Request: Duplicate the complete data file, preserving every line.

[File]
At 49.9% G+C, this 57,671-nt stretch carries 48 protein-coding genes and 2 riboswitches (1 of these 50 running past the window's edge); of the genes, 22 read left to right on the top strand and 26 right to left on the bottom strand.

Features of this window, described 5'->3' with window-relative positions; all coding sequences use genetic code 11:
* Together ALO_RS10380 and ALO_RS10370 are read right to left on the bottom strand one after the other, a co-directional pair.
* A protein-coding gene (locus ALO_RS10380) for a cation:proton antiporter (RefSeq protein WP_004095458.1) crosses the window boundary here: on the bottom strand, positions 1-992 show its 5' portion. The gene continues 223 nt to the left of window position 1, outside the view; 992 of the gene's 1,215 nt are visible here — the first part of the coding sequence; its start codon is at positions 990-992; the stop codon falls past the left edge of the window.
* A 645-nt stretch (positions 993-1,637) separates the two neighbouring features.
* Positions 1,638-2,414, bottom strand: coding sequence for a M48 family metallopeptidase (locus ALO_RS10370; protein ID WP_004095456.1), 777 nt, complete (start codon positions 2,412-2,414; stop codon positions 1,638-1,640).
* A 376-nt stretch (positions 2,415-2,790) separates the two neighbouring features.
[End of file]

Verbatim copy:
At 49.9% G+C, this 57,671-nt stretch carries 48 protein-coding genes and 2 riboswitches (1 of these 50 running past the window's edge); of the genes, 22 read left to right on the top strand and 26 right to left on the bottom strand.

Features of this window, described 5'->3' with window-relative positions; all coding sequences use genetic code 11:
* Together ALO_RS10380 and ALO_RS10370 are read right to left on the bottom strand one after the other, a co-directional pair.
* A protein-coding gene (locus ALO_RS10380) for a cation:proton antiporter (RefSeq protein WP_004095458.1) crosses the window boundary here: on the bottom strand, positions 1-992 show its 5' portion. The gene continues 223 nt to the left of window position 1, outside the view; 992 of the gene's 1,215 nt are visible here — the first part of the coding sequence; its start codon is at positions 990-992; the stop codon falls past the left edge of the window.
* A 645-nt stretch (positions 993-1,637) separates the two neighbouring features.
* Positions 1,638-2,414, bottom strand: coding sequence for a M48 family metallopeptidase (locus ALO_RS10370; protein ID WP_004095456.1), 777 nt, complete (start codon positions 2,412-2,414; stop codon positions 1,638-1,640).
* A 376-nt stretch (positions 2,415-2,790) separates the two neighbouring features.